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Video: Smart bike light identifies danger hotspots

Flare system allows cyclists to report potholes and hazards – what will they think of next?

A University of Sussex student is developing a smart bike light that allows cyclists collectively to identify danger hotspots so that other riders can avoid hazards and local authorities can identify areas that require attention.

The Flare system, designed by Jake Thompson in his final year of a Product Design BSc degree, uses a three-mode, 300 lumen light that’s linked to an app via Bluetooth. When a rider encounters a pothole or poor road surface they press a button on the back of the light to ‘drop a flare’ – a GPS location – that is later uploaded to a map. 


As we reported last month, almost 400 cyclists in Great Britain have been killed or seriously injured since 2007 due to crashes caused by potholes, and the trend is worsening.

Similarly, when a rider feels at risk on the road – because of a close pass, for example – they hit another button, and they press a third button if they feel at risk or confused at a junction. 

Check out our Near Miss of the Day series to see just how scary and downright dangerous close passes can be.

This information will be sent to the app at the end of the ride with users able to edit, move or delete the flares they have dropped, and to attach comments or images to provide further illustration of the problems they have encountered.

See all of our front light reviews here. 


The most frequently highlighted locations will be displayed on the Flare app and website. The idea is that this allows cyclists to take less hazardous routes or ride with extra care in certain areas, and allows local authorities to concentrate their resources on parts of the road network that have provoked the largest response.

“The concept is fully developed along with a pre-production prototype that appears as the final Flare device would,” says Jake. 

The project still requires a lot more work, though. 


“What is still required is a Bluetooth connected device for pilot testing and app and web development for a working version of both,” says Jake. “What I have currently designed is how these will look and function and I have ratified the effectiveness of these elements with local authorities. 

“At this stage I am looking for partnership or investment to advance these elements to a level suitable for piloting. In terms of funding and support, I have received advice regarding the future of Flare from the founder of the Sussex Innovation Centre, Mike Herd, and offers from local authority representatives and organisations in the UK, California and Australia for pilot schemes.”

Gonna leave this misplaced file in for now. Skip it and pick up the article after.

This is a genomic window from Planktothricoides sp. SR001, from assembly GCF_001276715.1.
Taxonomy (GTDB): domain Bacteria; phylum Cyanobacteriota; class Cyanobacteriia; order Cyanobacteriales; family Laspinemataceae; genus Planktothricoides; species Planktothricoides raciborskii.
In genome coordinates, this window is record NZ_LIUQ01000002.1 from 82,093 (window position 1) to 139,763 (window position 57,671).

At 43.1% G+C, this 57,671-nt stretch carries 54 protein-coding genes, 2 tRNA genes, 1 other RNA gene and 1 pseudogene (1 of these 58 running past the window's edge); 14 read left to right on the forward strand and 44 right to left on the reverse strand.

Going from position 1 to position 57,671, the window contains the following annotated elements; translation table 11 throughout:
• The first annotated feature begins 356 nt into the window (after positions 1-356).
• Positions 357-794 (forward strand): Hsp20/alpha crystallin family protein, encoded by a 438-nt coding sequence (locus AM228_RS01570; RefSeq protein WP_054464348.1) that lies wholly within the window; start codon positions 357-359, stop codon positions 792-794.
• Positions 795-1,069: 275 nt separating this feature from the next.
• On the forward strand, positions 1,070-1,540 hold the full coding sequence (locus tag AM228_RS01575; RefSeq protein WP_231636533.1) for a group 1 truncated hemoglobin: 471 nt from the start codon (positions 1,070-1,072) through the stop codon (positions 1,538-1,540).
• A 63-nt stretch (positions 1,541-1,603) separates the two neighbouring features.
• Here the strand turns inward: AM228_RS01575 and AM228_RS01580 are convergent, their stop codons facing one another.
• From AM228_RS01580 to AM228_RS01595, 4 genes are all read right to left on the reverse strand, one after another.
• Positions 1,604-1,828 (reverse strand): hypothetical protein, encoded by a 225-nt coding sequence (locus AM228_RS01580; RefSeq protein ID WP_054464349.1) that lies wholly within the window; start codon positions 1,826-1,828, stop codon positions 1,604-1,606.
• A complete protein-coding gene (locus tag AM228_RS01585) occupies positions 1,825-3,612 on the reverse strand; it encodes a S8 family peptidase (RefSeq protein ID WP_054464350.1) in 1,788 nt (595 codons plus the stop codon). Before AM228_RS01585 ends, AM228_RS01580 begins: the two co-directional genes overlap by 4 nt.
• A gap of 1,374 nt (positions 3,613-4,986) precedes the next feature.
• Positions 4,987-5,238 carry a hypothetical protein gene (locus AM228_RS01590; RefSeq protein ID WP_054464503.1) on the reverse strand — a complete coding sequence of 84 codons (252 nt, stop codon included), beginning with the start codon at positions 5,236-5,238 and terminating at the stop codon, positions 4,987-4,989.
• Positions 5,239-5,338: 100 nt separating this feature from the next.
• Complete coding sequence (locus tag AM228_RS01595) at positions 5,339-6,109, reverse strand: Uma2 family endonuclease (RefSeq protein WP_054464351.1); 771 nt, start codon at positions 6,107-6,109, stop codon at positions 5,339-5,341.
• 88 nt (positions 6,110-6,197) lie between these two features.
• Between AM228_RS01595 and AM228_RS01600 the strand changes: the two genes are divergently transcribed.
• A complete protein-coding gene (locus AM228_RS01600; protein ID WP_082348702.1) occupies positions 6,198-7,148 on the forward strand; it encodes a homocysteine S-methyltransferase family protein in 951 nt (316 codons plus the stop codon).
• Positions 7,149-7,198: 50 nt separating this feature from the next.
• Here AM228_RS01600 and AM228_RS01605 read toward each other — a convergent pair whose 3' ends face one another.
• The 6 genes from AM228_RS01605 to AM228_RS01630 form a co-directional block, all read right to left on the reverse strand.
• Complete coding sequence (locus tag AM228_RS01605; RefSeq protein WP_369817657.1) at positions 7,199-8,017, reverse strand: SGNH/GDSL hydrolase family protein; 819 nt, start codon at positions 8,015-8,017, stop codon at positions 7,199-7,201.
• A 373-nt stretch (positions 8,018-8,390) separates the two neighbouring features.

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Mat has been in cycling media since 1996, on titles including BikeRadar, Total Bike, Total Mountain Bike, What Mountain Bike and Mountain Biking UK, and he has been editor of 220 Triathlon and Cycling Plus. Mat has been technical editor for over a decade, testing bikes, fettling the latest kit, and trying out the most up-to-the-minute clothing. He has won his category in Ironman UK 70.3 and finished on the podium in both marathons he has run. Mat is a Cambridge graduate who did a post-grad in magazine journalism, and he is a winner of the Cycling Media Award for Specialist Online Writer. Now over 50, he's riding road and gravel bikes most days for fun and fitness rather than training for competitions.

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flobble | 6 years ago

A Garmin 'on screen button' that logged pothole location would be an alternative way forward, and probably more useful.

Also, I've found FillThatHole to be less than useful - my local highways agency never reports on anything that's file through the app. I've found that is actually pretty good actually gets attention, even though I don't always agree with their assessment of what constitutes a hazard.

davel | 6 years ago

I've found reporting via an app or Website a PITA, when it means either stopping the ride, or memorising to report later. Not being able to report on the fly is the number one reason for me not reporting all of the potholes I come across. If there was a way of doing that via a simple click, I reckon it would up my reporting to close to 100%.

Early days, but on the face of it, I like this. Would have to see how it integrates with local authorities or FillThatHole...

Not sure about the other reports - again, the devil will be in the detail of what is done with the data, but seems a good enough idea.

BehindTheBikesheds | 6 years ago

well I'd be having words with any rider who mounts their light pointing over the horizontal as per the first pic.

Second, a button on the light to press whilst needing to be in full control of the bike to avoid the hole is a poor solution and increases danger/lack of control. Also say you miss hitting the button for some readon and start looking down, or because you had to keep your hands on the bars.

Button located on bars, maybe, still requires a network signal and other device plus App. personally never had issues reporting direct to ighways via their website.

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